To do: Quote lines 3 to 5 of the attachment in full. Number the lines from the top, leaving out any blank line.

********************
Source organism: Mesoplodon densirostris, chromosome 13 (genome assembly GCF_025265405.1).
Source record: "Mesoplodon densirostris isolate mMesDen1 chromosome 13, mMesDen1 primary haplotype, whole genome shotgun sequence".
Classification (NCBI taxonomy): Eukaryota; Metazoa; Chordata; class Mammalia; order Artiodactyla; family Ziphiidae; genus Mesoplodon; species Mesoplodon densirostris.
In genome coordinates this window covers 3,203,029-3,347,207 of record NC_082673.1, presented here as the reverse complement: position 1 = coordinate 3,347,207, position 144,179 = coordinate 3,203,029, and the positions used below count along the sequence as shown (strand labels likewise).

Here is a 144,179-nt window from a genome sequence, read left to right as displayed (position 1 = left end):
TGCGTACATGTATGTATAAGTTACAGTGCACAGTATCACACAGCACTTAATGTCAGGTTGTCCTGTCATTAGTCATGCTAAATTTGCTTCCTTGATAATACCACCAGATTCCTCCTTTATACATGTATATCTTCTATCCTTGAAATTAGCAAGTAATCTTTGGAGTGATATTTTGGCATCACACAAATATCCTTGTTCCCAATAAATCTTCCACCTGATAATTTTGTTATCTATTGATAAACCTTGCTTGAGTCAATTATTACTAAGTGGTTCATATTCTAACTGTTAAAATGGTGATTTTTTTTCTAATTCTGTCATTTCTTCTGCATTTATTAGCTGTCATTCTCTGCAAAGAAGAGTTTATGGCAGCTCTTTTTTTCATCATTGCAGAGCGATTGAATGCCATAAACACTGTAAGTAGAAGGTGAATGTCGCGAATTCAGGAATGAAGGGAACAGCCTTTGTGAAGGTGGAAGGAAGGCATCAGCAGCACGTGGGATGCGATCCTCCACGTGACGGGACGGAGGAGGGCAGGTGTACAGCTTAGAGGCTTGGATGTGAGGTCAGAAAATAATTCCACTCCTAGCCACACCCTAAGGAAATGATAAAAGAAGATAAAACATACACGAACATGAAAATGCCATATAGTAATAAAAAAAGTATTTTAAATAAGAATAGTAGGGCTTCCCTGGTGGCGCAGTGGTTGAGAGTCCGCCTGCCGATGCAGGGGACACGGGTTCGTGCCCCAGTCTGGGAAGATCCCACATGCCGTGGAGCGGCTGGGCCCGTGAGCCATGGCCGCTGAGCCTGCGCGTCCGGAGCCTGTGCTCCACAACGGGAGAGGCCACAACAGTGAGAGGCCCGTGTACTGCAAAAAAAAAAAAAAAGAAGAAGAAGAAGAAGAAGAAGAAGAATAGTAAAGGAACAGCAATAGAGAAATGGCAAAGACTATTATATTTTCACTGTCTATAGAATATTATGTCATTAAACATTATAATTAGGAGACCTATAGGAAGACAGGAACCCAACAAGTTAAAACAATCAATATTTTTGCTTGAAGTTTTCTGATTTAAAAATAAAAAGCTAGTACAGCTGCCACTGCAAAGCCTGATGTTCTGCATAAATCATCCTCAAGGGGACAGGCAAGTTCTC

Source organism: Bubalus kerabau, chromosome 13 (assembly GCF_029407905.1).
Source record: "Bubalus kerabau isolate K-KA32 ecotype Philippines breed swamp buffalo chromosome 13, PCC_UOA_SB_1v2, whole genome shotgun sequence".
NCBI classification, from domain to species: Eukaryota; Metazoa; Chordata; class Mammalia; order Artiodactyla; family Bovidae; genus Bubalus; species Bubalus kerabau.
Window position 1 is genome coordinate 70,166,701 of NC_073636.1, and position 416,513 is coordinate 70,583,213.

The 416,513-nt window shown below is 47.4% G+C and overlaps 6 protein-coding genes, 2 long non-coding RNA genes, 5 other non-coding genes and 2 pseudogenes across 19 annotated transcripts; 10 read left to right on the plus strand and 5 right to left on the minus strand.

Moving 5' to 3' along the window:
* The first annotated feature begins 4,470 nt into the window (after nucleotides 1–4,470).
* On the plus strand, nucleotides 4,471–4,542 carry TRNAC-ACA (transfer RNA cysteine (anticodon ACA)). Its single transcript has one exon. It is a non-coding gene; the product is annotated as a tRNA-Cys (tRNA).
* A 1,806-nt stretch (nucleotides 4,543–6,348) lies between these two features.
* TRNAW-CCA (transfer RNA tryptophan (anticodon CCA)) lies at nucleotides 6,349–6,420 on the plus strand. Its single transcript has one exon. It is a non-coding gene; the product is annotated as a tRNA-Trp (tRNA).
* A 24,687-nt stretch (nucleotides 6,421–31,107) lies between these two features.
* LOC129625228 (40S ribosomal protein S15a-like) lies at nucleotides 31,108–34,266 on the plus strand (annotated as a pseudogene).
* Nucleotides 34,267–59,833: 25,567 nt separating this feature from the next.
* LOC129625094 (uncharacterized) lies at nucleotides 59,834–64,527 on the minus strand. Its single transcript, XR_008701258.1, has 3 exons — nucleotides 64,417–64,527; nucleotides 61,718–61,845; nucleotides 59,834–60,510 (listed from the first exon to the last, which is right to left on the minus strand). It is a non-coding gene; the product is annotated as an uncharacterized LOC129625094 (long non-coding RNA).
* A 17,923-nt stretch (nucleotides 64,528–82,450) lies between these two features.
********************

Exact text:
Classification (NCBI taxonomy): Eukaryota; Metazoa; Chordata; class Mammalia; order Artiodactyla; family Ziphiidae; genus Mesoplodon; species Mesoplodon densirostris.
In genome coordinates this window covers 3,203,029-3,347,207 of record NC_082673.1, presented here as the reverse complement: position 1 = coordinate 3,347,207, position 144,179 = coordinate 3,203,029, and the positions used below count along the sequence as shown (strand labels likewise).

Here is a 144,179-nt window from a genome sequence, read left to right as displayed (position 1 = left end):